MDPI, International Journal of Molecular Sciences, 10(21), p. 3590, 2020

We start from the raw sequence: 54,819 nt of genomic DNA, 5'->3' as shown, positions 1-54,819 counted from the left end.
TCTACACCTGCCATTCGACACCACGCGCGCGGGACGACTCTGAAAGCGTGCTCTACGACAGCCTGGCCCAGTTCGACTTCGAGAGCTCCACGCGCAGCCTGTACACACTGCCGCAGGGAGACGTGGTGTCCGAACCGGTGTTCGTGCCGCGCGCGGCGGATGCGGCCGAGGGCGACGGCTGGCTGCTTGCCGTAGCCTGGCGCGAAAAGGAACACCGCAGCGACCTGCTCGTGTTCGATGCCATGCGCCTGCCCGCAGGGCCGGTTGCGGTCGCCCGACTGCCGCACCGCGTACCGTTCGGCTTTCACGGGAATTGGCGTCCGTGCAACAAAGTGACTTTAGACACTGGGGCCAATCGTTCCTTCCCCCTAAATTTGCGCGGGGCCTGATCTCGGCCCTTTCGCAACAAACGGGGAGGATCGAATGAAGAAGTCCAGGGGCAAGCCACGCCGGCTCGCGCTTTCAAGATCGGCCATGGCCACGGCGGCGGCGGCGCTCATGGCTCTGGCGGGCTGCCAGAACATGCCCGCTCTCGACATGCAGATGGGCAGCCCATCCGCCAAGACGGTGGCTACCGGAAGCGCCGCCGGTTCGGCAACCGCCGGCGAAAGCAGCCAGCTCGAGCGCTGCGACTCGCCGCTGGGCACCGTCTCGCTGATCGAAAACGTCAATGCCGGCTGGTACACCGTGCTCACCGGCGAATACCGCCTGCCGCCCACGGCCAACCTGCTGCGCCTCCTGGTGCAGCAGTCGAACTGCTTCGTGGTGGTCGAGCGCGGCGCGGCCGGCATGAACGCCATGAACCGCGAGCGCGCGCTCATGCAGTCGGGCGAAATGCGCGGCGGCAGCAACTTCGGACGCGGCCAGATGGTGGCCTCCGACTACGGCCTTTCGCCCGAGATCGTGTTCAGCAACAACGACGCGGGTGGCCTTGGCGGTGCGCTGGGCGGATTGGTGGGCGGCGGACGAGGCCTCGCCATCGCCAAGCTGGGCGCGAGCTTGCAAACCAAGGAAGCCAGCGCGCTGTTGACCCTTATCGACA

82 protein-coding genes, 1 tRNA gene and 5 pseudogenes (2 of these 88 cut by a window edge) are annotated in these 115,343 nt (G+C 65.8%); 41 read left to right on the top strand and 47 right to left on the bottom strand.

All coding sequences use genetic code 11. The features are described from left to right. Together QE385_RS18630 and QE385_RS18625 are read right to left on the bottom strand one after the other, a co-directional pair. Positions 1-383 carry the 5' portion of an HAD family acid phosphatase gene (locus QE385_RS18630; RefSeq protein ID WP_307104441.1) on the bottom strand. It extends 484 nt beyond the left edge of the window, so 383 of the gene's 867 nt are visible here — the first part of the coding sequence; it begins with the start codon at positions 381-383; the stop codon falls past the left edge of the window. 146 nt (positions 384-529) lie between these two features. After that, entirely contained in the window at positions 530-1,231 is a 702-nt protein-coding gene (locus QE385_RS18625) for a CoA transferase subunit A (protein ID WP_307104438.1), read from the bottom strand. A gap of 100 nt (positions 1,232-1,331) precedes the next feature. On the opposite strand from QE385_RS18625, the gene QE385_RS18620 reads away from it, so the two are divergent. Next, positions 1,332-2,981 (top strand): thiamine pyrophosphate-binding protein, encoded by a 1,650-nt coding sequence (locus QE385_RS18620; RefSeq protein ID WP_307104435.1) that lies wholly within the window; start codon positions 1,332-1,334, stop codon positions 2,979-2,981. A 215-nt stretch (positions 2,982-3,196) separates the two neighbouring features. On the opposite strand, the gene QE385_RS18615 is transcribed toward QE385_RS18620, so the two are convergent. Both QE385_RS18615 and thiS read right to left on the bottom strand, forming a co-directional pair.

Plasma levels of adenosine deaminase (ADA), an enzyme that deaminates adenosine to inosine, are increased during inflammation. An increase in ADA activity occurs with lower human immunodeficiency virus (HIV) viral load and higher CD4+ T cell counts. We aimed to investigate the role of plasma ADA as a biomarker of inflammation in treatment-naïve HIV patients who received tenofovir or another nucleoside analog for comparison. Ninety-two treatment-naïve patients were included in the study and grouped by treatment, i.e., tenofovir disoproxil fumarate (TDF), tenofovir alafenamide (TAF) or Triumeq. ADA activity was measured in plasma and cytokines were analyzed by MILLIPLEX® MAP-Luminex® Technology. Plasma concentration of monocytes and neutrophils was measured at 0, 3, and 12 months post-treatment. Treatment-naïve HIV patients had increased ADA concentrations (over 15 U/L) that decreased after treatment with TAF and Triumeq, though this did not occur in TDF-treated patients. However, all groups exhibited a pro-inflammatory systemic profile at 12 months of treatment. Plasma GM-CSF levels decreased after 12 months of treatment in the TDF group, with a concomitant decrease in blood monocyte count, and a negative correlation with ADA values was found. In conclusion, ADA levels may be modulated by antiretroviral therapy in HIV patients, possibly affecting inflammatory status.